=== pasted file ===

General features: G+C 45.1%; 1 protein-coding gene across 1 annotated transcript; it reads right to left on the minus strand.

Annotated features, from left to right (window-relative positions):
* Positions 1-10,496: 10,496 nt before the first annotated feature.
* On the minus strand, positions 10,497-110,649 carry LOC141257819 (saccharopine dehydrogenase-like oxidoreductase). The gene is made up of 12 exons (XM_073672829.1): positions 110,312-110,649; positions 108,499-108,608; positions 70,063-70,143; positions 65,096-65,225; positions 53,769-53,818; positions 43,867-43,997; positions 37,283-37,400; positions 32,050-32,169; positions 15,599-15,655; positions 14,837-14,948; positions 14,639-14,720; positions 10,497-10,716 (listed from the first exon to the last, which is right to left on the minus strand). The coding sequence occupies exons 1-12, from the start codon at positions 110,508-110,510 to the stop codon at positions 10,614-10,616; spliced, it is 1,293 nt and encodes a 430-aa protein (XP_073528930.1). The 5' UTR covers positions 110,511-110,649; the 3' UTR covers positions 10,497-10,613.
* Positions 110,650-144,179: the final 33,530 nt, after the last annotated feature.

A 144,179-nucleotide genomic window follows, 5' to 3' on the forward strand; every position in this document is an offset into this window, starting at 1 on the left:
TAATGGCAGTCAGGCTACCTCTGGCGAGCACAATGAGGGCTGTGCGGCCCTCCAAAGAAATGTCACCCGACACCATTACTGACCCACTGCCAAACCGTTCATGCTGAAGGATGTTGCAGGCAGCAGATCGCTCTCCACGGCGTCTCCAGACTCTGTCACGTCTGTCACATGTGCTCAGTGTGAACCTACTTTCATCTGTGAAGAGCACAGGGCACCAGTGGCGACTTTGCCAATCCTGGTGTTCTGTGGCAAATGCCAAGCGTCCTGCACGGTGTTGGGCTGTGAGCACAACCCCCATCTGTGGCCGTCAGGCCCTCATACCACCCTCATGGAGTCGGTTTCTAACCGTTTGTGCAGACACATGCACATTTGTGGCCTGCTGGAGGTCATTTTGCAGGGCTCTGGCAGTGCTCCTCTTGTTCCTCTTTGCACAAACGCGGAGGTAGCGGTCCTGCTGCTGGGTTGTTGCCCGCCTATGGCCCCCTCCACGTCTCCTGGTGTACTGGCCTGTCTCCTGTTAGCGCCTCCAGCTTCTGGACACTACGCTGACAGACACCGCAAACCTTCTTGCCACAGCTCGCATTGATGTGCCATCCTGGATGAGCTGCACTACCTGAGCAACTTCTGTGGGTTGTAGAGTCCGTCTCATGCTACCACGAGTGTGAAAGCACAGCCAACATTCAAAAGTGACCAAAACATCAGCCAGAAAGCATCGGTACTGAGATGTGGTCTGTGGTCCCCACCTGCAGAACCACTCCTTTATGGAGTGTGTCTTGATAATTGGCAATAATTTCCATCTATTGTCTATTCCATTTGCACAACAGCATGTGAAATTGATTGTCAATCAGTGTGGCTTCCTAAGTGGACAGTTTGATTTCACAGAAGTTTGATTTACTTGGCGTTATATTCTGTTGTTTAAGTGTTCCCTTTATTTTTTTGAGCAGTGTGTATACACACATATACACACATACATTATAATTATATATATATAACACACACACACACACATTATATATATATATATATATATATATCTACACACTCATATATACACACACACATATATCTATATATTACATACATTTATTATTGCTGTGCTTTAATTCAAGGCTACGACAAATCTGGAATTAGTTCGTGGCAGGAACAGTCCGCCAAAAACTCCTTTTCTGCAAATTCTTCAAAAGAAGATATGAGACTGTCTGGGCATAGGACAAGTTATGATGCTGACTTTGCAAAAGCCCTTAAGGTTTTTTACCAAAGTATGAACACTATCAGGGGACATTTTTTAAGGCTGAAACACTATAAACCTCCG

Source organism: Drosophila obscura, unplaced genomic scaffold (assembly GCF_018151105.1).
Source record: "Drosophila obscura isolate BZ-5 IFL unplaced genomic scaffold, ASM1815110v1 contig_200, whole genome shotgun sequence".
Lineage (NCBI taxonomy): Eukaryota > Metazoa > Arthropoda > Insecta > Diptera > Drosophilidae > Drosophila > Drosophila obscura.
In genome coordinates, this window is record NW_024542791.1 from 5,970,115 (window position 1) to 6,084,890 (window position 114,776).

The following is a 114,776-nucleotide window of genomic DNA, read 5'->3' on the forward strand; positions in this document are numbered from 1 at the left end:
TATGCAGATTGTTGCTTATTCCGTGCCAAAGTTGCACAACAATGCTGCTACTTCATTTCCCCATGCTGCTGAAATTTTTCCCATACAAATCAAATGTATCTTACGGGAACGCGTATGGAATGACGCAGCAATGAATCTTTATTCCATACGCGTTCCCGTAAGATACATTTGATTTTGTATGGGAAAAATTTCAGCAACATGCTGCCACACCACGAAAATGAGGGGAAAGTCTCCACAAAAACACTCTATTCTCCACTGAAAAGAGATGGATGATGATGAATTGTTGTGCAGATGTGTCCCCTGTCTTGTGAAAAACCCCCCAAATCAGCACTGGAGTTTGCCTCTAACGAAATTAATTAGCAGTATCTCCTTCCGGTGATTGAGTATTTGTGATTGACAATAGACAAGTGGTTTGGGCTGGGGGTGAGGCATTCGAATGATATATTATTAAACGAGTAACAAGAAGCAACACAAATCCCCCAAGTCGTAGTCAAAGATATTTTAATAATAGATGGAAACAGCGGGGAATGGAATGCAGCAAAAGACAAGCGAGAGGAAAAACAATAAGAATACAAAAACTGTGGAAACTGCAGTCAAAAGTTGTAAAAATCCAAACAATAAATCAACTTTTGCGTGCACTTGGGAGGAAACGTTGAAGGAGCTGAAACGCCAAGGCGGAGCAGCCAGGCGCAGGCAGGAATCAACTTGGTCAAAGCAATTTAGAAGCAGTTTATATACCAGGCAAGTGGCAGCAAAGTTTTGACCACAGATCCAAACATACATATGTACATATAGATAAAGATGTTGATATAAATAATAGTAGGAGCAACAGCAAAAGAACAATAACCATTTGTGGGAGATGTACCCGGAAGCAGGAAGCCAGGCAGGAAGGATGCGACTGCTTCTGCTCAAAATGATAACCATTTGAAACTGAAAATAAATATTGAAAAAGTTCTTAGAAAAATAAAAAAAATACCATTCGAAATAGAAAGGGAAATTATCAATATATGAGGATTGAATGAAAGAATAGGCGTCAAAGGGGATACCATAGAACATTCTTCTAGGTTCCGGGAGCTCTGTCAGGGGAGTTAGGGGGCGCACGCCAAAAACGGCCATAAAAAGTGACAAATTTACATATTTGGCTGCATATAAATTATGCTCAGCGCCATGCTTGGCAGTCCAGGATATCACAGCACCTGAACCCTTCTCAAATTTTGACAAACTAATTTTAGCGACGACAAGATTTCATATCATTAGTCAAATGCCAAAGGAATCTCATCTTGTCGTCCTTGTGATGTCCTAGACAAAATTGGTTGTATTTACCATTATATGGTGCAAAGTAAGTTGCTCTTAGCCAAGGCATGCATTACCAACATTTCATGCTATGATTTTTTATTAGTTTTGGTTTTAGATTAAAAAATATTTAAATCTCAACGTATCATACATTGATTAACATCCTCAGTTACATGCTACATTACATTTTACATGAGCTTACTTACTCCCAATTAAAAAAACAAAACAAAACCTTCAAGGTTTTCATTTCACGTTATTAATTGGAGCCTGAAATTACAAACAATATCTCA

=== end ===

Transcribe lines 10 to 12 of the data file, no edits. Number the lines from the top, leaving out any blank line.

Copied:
Lineage (NCBI taxonomy): Eukaryota > Metazoa > Arthropoda > Insecta > Diptera > Drosophilidae > Drosophila > Drosophila obscura.
In genome coordinates, this window is record NW_024542791.1 from 5,970,115 (window position 1) to 6,084,890 (window position 114,776).

The following is a 114,776-nucleotide window of genomic DNA, read 5'->3' on the forward strand; positions in this document are numbered from 1 at the left end: